by Eric Ginsburg

Items from across the Triad and beyond


Filing began July 5 for the upcoming Greensboro City Council election, and already several candidates have filed to run.

The typically crowded at-large field has already started to swell, with several familiar names from previous council elections signing up to run again. Sal Leone, a perennial candidate who has alternated his party affiliation, former District 4 Councilman Mike Barber and conservatives Chris Lawyer and Jean Brown have filed to run for one of three at-large seats.

Mayor Pro Tem Yvonne Johnson, who serves at large, has also filed to run again. Current at-large Councilwoman Nancy Vaughan hasn’t filed yet, but her well known plans to run for mayor means there’s a seat up for grabs. The top atlarge vote getter is named the mayor pro tem, and given Johnson’s popularity and term as mayor, she is widely expected to hold onto an at-large seat.

Lawyer, who narrowly lost to Marikay Abuzuaiter for an at-large seat two years ago, and Barber are both expected to make it through the primary race. Barber is a Democrat and Lawyer is a conservative, though the races are non-partisan Abuzuaiter has not filed yet but says she plans to do so.

District filing started to pick up on Monday with a few new faces stepping in. Wendell Roth is running in District 3 against incumbent Zack Matheny, who also filed. Tigress McDaniel and Jamal Fox are the only candidates as of press time in District 1 and 2 respectively, but incumbents Dianne Bellamy-Small and Jim Kee are both expected to run for reelection.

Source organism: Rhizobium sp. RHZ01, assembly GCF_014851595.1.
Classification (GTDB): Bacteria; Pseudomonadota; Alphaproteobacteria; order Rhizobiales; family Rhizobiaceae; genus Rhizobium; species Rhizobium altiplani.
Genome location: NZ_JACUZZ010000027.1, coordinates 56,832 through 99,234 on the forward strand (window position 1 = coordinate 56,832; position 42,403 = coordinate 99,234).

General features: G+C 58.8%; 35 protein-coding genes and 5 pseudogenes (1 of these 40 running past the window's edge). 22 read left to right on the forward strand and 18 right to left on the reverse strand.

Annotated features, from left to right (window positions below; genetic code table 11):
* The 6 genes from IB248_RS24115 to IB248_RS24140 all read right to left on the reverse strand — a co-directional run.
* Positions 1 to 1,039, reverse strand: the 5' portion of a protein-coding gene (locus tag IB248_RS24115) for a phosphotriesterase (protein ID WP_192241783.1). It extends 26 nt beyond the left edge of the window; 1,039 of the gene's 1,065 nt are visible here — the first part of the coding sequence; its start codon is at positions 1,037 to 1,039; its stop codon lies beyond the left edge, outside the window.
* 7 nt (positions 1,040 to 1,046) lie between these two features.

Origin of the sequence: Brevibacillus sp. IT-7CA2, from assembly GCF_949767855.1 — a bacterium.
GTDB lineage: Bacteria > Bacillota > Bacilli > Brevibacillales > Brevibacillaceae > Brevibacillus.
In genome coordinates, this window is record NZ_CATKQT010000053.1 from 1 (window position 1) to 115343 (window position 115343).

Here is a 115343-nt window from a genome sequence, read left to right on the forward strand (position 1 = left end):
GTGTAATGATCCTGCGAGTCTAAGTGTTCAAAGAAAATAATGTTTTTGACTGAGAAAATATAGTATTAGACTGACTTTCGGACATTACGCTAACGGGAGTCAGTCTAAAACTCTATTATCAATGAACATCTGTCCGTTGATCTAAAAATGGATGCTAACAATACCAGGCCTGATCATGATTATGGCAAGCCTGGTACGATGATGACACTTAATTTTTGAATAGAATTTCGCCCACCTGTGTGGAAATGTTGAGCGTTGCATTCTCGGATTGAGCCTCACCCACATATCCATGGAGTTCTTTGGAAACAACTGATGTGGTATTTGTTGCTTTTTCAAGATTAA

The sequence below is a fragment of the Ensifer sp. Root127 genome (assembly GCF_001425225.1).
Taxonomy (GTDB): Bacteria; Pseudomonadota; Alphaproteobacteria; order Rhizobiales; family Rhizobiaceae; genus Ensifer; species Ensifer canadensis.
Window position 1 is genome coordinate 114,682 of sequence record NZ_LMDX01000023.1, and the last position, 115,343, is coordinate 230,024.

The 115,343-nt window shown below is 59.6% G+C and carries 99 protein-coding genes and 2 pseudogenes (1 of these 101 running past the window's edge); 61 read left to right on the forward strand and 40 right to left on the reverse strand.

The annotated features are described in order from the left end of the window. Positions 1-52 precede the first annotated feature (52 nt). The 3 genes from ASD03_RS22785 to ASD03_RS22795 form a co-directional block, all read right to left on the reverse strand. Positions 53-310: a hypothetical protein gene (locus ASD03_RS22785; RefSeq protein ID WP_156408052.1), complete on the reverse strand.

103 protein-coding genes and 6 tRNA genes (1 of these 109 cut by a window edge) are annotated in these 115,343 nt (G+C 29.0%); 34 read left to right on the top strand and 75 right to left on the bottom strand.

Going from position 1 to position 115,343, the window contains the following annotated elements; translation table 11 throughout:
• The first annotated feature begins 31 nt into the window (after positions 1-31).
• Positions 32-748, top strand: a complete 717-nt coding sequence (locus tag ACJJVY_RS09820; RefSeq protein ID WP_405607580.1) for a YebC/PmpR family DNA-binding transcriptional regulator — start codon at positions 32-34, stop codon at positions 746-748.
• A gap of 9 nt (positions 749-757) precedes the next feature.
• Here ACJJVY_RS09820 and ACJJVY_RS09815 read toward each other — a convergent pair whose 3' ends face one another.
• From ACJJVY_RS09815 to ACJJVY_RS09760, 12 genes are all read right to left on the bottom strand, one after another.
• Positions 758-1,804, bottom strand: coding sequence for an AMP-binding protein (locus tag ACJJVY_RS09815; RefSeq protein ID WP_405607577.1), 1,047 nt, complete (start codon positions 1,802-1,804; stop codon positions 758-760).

Bellamy-Small, a stalwart for the district, initially filed to run for mayor last time around, changing her registration back to District 1 at the last minute.

District 4 is likely the hottest race so far, with former Mayor Bill Knight squaring off against incumbent Nancy Hoffmann. Knight, a conservative who only served one term in office, is challenging Hoffmann after her first round on council. Hoffmann narrowly beat incumbent conservative Mary Rakestraw two years ago and has been active in numerous key issues so far in her brief tenure. This will be a race to watch.

As of press time, nobody has filed to run for District 5 and only George Hartzman is signed up for the mayoral contest. Tony Wilkins, who was appointed by council to serve out the remainder of Trudy Wade’s term when she was elected to the state senate, has said he will run for the seat. Wilkins is an advocate of reducing taxes and ran for the Guilford County Commission last year.

Hartzman has become a well-known and regular critic of council’s decisions and what he says is a lack of transparency. He will face longtime council members Nancy Vaughan and incumbent Mayor Robbie Perkins in the primary, and likely other challengers as well.

Next week begins more in-depth coverage of the Greensboro City Council campaigns, and you can find basic information about candidates at our political website,